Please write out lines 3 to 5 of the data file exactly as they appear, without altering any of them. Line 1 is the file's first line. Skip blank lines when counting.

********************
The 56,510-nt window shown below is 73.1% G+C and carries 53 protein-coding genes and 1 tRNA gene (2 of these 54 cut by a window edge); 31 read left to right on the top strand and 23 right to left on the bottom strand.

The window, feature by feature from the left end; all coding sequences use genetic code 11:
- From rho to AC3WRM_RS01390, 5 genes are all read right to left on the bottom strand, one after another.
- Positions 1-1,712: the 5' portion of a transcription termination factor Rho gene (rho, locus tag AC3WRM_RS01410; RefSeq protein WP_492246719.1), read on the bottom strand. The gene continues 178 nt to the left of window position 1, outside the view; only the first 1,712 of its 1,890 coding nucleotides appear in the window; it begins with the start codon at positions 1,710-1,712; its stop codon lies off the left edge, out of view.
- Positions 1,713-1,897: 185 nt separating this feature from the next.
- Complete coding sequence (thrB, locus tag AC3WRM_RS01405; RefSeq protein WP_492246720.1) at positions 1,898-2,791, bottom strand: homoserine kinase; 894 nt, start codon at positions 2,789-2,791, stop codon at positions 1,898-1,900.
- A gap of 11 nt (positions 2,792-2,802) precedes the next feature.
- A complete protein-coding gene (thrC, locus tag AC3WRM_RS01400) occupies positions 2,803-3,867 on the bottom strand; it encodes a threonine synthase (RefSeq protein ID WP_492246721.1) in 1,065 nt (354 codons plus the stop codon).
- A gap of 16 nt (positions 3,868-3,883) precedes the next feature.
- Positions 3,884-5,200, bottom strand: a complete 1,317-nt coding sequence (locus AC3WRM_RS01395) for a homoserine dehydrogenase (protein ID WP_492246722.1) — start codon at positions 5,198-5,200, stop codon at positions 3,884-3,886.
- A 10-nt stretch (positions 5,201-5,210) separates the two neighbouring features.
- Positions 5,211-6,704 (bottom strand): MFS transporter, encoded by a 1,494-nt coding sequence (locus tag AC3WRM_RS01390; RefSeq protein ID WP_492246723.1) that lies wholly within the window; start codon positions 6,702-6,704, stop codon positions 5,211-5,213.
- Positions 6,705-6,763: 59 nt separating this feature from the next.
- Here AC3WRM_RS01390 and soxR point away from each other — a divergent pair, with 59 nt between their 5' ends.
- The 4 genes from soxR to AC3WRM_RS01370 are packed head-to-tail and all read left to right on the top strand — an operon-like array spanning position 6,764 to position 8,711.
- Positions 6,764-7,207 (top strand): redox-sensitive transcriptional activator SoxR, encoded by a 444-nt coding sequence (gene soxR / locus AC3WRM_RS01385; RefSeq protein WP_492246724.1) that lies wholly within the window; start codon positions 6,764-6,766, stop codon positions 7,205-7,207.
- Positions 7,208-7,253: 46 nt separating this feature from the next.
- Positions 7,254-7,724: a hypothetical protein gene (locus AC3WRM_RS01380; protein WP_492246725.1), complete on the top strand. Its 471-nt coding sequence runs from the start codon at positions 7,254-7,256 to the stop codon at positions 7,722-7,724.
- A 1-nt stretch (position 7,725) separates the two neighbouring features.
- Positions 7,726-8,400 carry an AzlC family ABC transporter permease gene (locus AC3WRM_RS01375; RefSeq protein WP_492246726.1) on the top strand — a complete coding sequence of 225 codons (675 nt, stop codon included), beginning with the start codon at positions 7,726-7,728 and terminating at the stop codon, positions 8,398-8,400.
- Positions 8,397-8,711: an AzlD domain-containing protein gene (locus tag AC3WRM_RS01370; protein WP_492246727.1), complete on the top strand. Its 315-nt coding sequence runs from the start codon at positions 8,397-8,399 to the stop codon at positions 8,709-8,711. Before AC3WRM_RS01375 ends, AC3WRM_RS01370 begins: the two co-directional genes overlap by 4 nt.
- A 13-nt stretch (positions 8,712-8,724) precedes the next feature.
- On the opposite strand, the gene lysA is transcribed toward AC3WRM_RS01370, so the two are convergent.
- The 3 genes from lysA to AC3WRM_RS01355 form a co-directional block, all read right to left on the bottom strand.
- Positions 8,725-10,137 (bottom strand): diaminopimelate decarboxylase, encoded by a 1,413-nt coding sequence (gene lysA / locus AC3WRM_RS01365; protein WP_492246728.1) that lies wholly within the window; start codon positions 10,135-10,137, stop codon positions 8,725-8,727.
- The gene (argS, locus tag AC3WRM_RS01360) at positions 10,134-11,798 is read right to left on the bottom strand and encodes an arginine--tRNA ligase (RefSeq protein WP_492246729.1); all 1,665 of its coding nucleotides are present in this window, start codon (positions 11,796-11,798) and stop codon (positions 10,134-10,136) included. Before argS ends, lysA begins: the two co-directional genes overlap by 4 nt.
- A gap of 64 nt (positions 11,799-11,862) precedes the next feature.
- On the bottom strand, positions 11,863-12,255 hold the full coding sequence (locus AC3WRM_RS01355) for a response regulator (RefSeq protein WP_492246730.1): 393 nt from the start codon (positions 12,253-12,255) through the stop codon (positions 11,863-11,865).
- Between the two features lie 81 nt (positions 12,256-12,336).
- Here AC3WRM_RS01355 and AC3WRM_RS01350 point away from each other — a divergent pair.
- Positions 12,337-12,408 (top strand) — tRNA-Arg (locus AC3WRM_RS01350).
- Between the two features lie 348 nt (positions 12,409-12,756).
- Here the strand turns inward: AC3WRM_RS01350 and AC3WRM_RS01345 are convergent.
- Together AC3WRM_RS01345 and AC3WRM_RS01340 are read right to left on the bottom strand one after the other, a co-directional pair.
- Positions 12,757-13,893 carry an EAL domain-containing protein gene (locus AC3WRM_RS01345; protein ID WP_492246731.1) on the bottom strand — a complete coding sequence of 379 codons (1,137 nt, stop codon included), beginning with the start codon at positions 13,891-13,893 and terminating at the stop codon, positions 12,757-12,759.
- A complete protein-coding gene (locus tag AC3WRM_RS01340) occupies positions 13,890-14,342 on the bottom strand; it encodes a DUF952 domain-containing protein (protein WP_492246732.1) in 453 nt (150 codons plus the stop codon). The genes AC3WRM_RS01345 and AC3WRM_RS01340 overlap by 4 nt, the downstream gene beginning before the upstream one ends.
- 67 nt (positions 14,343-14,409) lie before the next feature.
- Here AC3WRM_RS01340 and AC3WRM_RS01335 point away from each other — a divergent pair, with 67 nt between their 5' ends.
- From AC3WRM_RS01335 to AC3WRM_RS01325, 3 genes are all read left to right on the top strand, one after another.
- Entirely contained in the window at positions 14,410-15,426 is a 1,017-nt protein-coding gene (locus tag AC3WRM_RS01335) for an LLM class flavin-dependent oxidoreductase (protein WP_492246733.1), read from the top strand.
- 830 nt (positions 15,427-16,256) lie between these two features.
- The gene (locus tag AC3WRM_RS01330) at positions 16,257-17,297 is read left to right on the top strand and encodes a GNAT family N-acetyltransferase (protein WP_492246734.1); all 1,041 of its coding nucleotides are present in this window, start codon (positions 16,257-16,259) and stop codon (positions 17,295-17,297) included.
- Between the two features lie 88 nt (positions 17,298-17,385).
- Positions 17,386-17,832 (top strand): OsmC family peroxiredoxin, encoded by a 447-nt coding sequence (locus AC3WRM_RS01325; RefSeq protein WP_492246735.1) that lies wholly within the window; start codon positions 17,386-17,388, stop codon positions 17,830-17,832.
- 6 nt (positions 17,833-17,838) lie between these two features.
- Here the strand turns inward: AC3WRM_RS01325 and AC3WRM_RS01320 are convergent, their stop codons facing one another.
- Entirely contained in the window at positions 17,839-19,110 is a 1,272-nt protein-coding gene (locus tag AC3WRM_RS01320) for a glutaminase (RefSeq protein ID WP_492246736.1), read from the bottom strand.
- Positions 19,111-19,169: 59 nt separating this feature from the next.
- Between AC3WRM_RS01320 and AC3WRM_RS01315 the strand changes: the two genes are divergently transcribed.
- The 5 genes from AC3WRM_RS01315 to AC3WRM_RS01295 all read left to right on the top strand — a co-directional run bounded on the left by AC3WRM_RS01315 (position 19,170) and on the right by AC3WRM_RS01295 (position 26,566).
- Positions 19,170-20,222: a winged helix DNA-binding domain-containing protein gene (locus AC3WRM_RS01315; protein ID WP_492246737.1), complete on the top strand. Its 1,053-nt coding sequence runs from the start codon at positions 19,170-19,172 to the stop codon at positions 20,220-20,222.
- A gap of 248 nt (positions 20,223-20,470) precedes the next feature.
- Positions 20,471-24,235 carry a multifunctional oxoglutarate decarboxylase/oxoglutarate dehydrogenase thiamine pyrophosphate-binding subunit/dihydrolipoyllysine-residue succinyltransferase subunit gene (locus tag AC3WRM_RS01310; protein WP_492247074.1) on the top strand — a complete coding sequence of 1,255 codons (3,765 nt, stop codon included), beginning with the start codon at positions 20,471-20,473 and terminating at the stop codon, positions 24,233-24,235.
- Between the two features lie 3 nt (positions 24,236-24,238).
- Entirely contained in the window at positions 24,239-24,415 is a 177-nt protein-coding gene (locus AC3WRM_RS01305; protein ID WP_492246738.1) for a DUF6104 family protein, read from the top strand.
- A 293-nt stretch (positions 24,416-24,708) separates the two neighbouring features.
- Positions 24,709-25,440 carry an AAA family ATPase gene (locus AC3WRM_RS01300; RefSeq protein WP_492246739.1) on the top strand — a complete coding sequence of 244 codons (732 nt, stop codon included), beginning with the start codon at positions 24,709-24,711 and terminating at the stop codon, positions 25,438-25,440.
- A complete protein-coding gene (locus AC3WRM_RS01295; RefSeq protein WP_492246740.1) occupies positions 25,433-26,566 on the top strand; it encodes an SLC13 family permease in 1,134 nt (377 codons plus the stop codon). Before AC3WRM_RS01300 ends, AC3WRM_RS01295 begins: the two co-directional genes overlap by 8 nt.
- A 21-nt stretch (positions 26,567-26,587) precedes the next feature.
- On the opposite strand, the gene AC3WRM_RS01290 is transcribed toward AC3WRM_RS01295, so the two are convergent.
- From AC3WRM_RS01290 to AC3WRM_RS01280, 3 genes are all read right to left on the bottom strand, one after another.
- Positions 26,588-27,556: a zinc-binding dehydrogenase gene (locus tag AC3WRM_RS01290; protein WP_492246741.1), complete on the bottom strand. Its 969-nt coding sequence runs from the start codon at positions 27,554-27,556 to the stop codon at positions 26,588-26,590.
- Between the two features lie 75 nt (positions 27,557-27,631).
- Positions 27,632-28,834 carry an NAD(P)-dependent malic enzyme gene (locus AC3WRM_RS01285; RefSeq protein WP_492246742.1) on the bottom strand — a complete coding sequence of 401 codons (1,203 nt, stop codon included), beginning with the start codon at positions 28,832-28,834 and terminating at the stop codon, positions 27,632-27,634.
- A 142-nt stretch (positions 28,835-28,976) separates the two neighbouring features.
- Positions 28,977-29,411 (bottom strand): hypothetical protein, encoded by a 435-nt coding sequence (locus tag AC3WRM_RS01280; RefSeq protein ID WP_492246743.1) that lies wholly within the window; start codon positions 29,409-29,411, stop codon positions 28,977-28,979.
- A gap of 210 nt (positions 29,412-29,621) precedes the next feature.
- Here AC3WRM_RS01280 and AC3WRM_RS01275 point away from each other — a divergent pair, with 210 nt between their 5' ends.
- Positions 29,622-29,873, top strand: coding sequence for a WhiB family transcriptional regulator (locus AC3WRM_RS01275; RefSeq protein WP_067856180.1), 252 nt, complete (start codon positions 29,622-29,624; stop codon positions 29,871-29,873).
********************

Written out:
- From rho to AC3WRM_RS01390, 5 genes are all read right to left on the bottom strand, one after another.
- Positions 1-1,712: the 5' portion of a transcription termination factor Rho gene (rho, locus tag AC3WRM_RS01410; RefSeq protein WP_492246719.1), read on the bottom strand. The gene continues 178 nt to the left of window position 1, outside the view; only the first 1,712 of its 1,890 coding nucleotides appear in the window; it begins with the start codon at positions 1,710-1,712; its stop codon lies off the left edge, out of view.
- Positions 1,713-1,897: 185 nt separating this feature from the next.